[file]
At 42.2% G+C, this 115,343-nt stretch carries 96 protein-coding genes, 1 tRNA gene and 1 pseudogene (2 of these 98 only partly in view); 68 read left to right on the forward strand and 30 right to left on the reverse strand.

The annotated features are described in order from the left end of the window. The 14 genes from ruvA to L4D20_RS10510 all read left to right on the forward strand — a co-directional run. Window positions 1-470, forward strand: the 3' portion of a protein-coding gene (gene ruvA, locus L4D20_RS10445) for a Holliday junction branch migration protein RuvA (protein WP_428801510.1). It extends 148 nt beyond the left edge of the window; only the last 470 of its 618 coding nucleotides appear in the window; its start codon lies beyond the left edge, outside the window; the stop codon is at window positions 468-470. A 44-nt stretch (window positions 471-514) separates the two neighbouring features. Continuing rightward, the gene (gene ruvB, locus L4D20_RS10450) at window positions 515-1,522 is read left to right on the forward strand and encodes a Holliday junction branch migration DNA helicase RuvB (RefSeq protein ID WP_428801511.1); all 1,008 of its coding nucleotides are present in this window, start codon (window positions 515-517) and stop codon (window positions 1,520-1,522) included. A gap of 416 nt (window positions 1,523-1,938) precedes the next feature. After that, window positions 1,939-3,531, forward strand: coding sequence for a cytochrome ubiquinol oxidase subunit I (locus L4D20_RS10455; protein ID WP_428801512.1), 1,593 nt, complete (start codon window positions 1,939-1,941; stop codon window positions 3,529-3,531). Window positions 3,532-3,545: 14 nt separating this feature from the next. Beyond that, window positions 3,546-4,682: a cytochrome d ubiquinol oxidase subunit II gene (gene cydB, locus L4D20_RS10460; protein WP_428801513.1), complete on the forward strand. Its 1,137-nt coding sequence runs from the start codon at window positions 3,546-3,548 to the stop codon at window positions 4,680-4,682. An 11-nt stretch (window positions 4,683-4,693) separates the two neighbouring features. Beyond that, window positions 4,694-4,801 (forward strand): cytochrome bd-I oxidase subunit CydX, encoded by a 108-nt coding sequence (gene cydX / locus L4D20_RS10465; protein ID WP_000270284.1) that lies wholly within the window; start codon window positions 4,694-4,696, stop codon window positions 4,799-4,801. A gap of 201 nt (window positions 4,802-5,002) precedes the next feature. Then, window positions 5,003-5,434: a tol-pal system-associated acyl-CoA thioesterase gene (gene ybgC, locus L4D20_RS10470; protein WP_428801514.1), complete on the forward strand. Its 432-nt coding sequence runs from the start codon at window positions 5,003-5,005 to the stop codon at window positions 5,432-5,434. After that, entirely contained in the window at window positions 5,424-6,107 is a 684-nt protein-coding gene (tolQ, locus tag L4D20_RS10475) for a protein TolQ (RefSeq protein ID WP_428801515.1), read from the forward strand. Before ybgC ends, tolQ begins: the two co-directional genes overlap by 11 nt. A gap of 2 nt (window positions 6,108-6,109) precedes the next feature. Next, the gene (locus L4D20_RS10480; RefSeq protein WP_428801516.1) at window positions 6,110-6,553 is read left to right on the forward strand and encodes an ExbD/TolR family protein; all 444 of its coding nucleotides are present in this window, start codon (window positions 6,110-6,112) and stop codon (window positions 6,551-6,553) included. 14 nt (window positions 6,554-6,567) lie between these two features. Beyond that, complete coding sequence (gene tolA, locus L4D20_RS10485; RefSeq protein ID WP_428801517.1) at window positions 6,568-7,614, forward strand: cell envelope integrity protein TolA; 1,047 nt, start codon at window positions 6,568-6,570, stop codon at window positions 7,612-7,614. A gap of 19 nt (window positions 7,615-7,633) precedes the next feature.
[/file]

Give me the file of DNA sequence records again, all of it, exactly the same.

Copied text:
At 42.2% G+C, this 115,343-nt stretch carries 96 protein-coding genes, 1 tRNA gene and 1 pseudogene (2 of these 98 only partly in view); 68 read left to right on the forward strand and 30 right to left on the reverse strand.

The annotated features are described in order from the left end of the window. The 14 genes from ruvA to L4D20_RS10510 all read left to right on the forward strand — a co-directional run. Window positions 1-470, forward strand: the 3' portion of a protein-coding gene (gene ruvA, locus L4D20_RS10445) for a Holliday junction branch migration protein RuvA (protein WP_428801510.1). It extends 148 nt beyond the left edge of the window; only the last 470 of its 618 coding nucleotides appear in the window; its start codon lies beyond the left edge, outside the window; the stop codon is at window positions 468-470. A 44-nt stretch (window positions 471-514) separates the two neighbouring features. Continuing rightward, the gene (gene ruvB, locus L4D20_RS10450) at window positions 515-1,522 is read left to right on the forward strand and encodes a Holliday junction branch migration DNA helicase RuvB (RefSeq protein ID WP_428801511.1); all 1,008 of its coding nucleotides are present in this window, start codon (window positions 515-517) and stop codon (window positions 1,520-1,522) included. A gap of 416 nt (window positions 1,523-1,938) precedes the next feature. After that, window positions 1,939-3,531, forward strand: coding sequence for a cytochrome ubiquinol oxidase subunit I (locus L4D20_RS10455; protein ID WP_428801512.1), 1,593 nt, complete (start codon window positions 1,939-1,941; stop codon window positions 3,529-3,531). Window positions 3,532-3,545: 14 nt separating this feature from the next. Beyond that, window positions 3,546-4,682: a cytochrome d ubiquinol oxidase subunit II gene (gene cydB, locus L4D20_RS10460; protein WP_428801513.1), complete on the forward strand. Its 1,137-nt coding sequence runs from the start codon at window positions 3,546-3,548 to the stop codon at window positions 4,680-4,682. An 11-nt stretch (window positions 4,683-4,693) separates the two neighbouring features. Beyond that, window positions 4,694-4,801 (forward strand): cytochrome bd-I oxidase subunit CydX, encoded by a 108-nt coding sequence (gene cydX / locus L4D20_RS10465; protein ID WP_000270284.1) that lies wholly within the window; start codon window positions 4,694-4,696, stop codon window positions 4,799-4,801. A gap of 201 nt (window positions 4,802-5,002) precedes the next feature. Then, window positions 5,003-5,434: a tol-pal system-associated acyl-CoA thioesterase gene (gene ybgC, locus L4D20_RS10470; protein WP_428801514.1), complete on the forward strand. Its 432-nt coding sequence runs from the start codon at window positions 5,003-5,005 to the stop codon at window positions 5,432-5,434. After that, entirely contained in the window at window positions 5,424-6,107 is a 684-nt protein-coding gene (tolQ, locus tag L4D20_RS10475) for a protein TolQ (RefSeq protein ID WP_428801515.1), read from the forward strand. Before ybgC ends, tolQ begins: the two co-directional genes overlap by 11 nt. A gap of 2 nt (window positions 6,108-6,109) precedes the next feature. Next, the gene (locus L4D20_RS10480; RefSeq protein WP_428801516.1) at window positions 6,110-6,553 is read left to right on the forward strand and encodes an ExbD/TolR family protein; all 444 of its coding nucleotides are present in this window, start codon (window positions 6,110-6,112) and stop codon (window positions 6,551-6,553) included. 14 nt (window positions 6,554-6,567) lie between these two features. Beyond that, complete coding sequence (gene tolA, locus L4D20_RS10485; RefSeq protein ID WP_428801517.1) at window positions 6,568-7,614, forward strand: cell envelope integrity protein TolA; 1,047 nt, start codon at window positions 6,568-6,570, stop codon at window positions 7,612-7,614. A gap of 19 nt (window positions 7,615-7,633) precedes the next feature.